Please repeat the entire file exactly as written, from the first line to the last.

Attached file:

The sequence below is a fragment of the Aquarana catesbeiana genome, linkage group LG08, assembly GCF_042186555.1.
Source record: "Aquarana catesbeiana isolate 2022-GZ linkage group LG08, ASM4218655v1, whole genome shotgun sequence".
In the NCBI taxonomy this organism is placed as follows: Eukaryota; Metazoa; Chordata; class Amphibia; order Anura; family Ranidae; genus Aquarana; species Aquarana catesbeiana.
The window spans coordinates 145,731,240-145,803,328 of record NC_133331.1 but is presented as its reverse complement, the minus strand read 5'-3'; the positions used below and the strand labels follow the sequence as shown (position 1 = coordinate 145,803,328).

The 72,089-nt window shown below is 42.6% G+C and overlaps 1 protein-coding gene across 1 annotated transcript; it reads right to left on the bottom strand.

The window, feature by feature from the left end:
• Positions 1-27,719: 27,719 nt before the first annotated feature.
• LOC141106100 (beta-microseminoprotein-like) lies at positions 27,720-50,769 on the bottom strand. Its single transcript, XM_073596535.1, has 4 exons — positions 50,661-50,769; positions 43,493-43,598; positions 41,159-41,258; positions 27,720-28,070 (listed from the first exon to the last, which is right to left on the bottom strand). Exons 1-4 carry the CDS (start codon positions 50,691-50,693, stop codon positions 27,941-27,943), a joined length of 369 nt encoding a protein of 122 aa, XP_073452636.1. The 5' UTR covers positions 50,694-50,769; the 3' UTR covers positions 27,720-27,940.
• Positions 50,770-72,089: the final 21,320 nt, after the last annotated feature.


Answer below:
The sequence below is a fragment of the Aquarana catesbeiana genome, linkage group LG08, assembly GCF_042186555.1.
Source record: "Aquarana catesbeiana isolate 2022-GZ linkage group LG08, ASM4218655v1, whole genome shotgun sequence".
In the NCBI taxonomy this organism is placed as follows: Eukaryota; Metazoa; Chordata; class Amphibia; order Anura; family Ranidae; genus Aquarana; species Aquarana catesbeiana.
The window spans coordinates 145,731,240-145,803,328 of record NC_133331.1 but is presented as its reverse complement, the minus strand read 5'-3'; the positions used below and the strand labels follow the sequence as shown (position 1 = coordinate 145,803,328).

The 72,089-nt window shown below is 42.6% G+C and overlaps 1 protein-coding gene across 1 annotated transcript; it reads right to left on the bottom strand.

The window, feature by feature from the left end:
• Positions 1-27,719: 27,719 nt before the first annotated feature.
• LOC141106100 (beta-microseminoprotein-like) lies at positions 27,720-50,769 on the bottom strand. Its single transcript, XM_073596535.1, has 4 exons — positions 50,661-50,769; positions 43,493-43,598; positions 41,159-41,258; positions 27,720-28,070 (listed from the first exon to the last, which is right to left on the bottom strand). Exons 1-4 carry the CDS (start codon positions 50,691-50,693, stop codon positions 27,941-27,943), a joined length of 369 nt encoding a protein of 122 aa, XP_073452636.1. The 5' UTR covers positions 50,694-50,769; the 3' UTR covers positions 27,720-27,940.
• Positions 50,770-72,089: the final 21,320 nt, after the last annotated feature.